For instance, if you want to grow your list of supporters, you’ll be able to measure the number of newsletter or RSS subscribers. If you want more interactivity on your blog, you can measure the average number of comments that people post.

Following is a partial list of KPIs/social interaction metrics put together by my friends at Econsultancy in London:

Key Performance Indicators

  • Blog comments
  • Downloads
  • Email subscriptions
  • Likes or Fans
  • Favorites (add an item to favorites)
  • Followers (follow something / someone)
  • Forward to a friend
  • Groups (create / join / total number of groups / group activity)
  • Install widget (on a blog page, Facebook, etc.)
  • Personalization (pages, display, theme)
  • Ratings
  • Registered users (new / total / active / dormant / churn)
  • Reviews
  • Time spent on key pages
  • Uploads (add an item, e.g. articles, links, images, videos)

There are dozens more, but you get the idea. Some of these social interactions may map to multiple goals. Last year the the Interactive Advertising Bureau released a document detailing social media metrics and definitions.

In addition, David Berkowitz offers 100 ways to measure social media and Sazbean offers 18 Things Online Measurement Can Tell You.

Get strategic: Determine formulas for calculating success

whitepaperWe know of a lot of nonprofits and companies that simply maintain a spreadsheet, check it occasionally to see if the numbers are trending in the right direction and pay little heed to what they could be learning if they dug a little deeper. That’s what the rest of this article is about.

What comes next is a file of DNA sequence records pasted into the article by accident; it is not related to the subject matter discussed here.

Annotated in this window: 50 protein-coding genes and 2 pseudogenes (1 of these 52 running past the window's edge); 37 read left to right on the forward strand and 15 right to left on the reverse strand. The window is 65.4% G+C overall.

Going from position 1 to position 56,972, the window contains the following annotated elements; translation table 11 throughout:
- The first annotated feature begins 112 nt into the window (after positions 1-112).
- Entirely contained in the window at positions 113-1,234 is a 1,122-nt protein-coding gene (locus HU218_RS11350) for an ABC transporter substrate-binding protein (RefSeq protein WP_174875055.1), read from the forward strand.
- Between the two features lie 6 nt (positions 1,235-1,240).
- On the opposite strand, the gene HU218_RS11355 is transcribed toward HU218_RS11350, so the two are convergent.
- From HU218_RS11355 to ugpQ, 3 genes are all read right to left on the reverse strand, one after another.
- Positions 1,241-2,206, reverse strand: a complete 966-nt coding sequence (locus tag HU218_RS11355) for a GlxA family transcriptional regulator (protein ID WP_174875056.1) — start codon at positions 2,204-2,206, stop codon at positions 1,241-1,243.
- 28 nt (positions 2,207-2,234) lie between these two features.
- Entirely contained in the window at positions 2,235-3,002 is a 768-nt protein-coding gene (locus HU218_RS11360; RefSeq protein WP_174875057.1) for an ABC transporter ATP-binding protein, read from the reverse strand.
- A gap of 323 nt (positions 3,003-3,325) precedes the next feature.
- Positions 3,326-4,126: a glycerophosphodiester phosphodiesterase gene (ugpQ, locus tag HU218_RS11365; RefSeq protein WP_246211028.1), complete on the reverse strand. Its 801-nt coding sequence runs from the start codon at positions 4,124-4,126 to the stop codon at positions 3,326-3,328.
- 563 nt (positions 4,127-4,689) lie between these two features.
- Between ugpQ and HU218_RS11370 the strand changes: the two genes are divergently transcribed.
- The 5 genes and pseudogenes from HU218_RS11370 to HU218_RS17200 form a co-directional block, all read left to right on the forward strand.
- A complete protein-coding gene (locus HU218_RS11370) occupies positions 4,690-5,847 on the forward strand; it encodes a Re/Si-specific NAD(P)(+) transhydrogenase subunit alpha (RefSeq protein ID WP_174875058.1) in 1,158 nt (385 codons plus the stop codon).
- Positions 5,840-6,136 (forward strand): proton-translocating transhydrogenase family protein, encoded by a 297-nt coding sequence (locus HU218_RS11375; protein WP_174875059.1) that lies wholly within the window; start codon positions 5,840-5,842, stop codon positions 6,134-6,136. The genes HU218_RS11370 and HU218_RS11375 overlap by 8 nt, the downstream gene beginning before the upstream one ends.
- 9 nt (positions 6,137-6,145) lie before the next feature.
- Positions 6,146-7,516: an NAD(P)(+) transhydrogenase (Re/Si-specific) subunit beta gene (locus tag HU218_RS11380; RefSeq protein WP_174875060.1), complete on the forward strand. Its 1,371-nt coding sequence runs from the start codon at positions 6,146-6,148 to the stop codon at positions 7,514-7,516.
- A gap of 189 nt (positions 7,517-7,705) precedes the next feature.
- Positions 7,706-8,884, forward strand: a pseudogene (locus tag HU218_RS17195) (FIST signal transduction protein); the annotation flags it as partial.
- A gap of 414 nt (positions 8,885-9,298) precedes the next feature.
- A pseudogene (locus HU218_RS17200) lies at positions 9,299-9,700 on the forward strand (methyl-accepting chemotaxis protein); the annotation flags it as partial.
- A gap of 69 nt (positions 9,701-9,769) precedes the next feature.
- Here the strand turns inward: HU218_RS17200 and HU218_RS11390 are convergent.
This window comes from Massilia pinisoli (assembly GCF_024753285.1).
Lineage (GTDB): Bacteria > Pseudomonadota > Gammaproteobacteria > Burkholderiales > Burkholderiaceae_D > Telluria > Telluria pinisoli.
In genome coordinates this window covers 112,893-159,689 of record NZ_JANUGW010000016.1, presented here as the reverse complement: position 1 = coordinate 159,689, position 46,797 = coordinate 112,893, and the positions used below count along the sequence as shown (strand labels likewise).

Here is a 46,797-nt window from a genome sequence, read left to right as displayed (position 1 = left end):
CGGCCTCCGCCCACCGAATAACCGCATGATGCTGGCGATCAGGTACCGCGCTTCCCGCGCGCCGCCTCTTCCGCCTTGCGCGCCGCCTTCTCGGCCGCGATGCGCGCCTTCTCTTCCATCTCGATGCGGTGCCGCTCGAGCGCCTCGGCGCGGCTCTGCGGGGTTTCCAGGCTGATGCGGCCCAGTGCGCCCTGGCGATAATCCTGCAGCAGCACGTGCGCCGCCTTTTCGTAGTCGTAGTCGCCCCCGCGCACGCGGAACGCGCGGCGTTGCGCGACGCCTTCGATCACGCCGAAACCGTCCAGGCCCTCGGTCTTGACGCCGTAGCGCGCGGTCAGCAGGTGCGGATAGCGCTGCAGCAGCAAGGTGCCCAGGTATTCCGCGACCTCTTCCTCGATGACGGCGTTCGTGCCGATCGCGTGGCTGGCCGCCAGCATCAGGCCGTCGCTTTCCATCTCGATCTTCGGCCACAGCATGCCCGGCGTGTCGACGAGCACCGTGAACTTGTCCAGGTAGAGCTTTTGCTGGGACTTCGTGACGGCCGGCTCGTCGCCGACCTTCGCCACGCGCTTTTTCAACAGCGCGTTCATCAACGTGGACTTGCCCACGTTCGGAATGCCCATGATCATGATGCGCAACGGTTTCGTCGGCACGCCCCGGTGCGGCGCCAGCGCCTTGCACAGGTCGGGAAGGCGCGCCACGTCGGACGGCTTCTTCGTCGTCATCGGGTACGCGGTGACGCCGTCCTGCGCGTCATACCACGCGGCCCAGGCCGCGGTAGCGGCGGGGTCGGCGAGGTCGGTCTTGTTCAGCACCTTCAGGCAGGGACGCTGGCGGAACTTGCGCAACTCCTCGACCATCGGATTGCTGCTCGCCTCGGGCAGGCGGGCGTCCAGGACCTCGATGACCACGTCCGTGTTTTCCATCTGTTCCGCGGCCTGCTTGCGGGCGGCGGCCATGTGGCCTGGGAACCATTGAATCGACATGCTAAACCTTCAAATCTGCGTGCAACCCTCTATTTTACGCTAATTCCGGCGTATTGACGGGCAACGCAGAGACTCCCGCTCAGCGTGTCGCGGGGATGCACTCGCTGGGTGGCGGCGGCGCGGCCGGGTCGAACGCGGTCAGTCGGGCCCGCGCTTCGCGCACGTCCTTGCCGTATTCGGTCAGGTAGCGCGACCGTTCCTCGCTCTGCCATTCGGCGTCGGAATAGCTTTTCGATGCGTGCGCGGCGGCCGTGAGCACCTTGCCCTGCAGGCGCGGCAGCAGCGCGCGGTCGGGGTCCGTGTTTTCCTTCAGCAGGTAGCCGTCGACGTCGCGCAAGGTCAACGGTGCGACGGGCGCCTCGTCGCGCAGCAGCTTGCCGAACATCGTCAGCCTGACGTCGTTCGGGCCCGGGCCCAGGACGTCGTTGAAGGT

In an April 2010 whitepaper by Web Analytics Demystified and the Altimeter Group, the authors propose aligning KPIs to social business objectives and offer formulas for calculating success.

They set out a simple framework of four Social Business Objectives and associated KPIs:

  • Foster dialogue: Share of Voice, Audience Engagement, Conversation Reach
  • Promote advocacy: Active Advocates, Advocate influence, Advocate Impact
  • Facilitate support: Resolution Rate, Resolution Time, Satisfaction Score
  • Spur innovation: Topic Trends, Sentiment Ratio, Idea Impact

Download the full report (PDF) to get the complete context and actual formulas for these KPIs.

How to measure: Yes, social media can be quantified

You may have heard the cliché that social media can’t be measured. Let’s bust that myth. Here are some practical metrics methodologies to get you on your way:

My friend Katie Paine, known as the Queen of Measurement and the author of the Complete How-To Guide to Measuring Social Media, offers several resources that can help. She lays out this sensible approach:

Super Six Steps to Measurement


  1. Set your objectives
  2. Define your stakeholders
  3. Determine which metrics to use
  4. Benchmark against yourself over time or your competition
  5. Pick your measurement tool/technology
  6. Analyze the results and start over

Katie debunks the myth that social media can’t be measured in a 26-page whitepaper, The Social Media Measurement Manifesto: Yes we CAN and already ARE measuring Social Media. It’s a smart read and addresses topics such as changing how we quantify success, how to reach the right stakeholders, how to perfect an online measurement program and much more. (One word of advice: Browse the sections you want to probe and then dive in more deeply.)